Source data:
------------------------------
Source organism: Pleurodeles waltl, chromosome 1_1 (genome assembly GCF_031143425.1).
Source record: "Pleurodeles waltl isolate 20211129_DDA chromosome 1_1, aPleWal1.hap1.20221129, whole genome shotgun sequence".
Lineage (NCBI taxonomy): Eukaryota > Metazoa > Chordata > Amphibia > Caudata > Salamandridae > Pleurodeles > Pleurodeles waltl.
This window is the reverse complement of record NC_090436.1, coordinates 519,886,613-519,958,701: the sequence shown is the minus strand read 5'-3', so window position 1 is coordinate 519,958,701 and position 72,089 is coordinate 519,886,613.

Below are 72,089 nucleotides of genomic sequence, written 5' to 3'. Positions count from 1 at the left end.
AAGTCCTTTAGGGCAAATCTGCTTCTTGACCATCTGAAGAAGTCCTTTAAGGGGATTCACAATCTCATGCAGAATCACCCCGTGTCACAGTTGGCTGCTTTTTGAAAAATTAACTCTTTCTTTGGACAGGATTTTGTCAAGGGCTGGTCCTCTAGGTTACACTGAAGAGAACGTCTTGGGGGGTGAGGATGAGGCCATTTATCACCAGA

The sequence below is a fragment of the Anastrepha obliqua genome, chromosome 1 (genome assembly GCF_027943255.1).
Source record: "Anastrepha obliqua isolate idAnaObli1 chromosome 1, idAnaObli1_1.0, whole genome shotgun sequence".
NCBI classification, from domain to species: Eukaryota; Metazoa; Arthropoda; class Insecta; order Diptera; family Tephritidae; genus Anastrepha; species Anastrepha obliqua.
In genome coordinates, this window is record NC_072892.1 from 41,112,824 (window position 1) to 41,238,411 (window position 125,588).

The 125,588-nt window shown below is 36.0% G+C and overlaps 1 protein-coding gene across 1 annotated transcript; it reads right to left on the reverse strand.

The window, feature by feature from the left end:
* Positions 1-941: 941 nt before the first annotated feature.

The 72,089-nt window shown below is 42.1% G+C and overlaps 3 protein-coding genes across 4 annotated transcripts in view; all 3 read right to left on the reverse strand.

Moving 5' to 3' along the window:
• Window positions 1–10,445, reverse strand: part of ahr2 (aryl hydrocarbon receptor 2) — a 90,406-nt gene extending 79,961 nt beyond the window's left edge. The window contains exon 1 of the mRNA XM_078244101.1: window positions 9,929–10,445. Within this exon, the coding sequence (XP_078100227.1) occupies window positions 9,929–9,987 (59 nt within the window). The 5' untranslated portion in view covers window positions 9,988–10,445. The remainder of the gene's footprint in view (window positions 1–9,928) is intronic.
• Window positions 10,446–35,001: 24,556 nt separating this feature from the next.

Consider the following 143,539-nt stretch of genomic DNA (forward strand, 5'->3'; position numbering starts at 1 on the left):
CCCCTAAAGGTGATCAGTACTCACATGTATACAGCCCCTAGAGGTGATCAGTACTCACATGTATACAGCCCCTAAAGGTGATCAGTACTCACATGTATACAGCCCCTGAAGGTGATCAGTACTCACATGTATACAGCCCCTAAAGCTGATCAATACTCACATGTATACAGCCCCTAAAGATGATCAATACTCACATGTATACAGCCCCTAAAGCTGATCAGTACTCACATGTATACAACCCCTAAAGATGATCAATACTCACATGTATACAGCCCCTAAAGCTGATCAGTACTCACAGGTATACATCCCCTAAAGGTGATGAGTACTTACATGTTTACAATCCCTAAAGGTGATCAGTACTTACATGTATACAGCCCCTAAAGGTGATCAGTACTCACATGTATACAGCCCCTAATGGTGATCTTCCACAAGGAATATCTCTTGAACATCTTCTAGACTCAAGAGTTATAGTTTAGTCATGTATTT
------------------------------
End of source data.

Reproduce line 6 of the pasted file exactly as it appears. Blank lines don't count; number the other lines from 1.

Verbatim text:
AAGTCCTTTAGGGCAAATCTGCTTCTTGACCATCTGAAGAAGTCCTTTAAGGGGATTCACAATCTCATGCAGAATCACCCCGTGTCACAGTTGGCTGCTTTTTGAAAAATTAACTCTTTCTTTGGACAGGATTTTGTCAAGGGCTGGTCCTCTAGGTTACACTGAAGAGAACGTCTTGGGGGGTGAGGATGAGGCCATTTATCACCAGA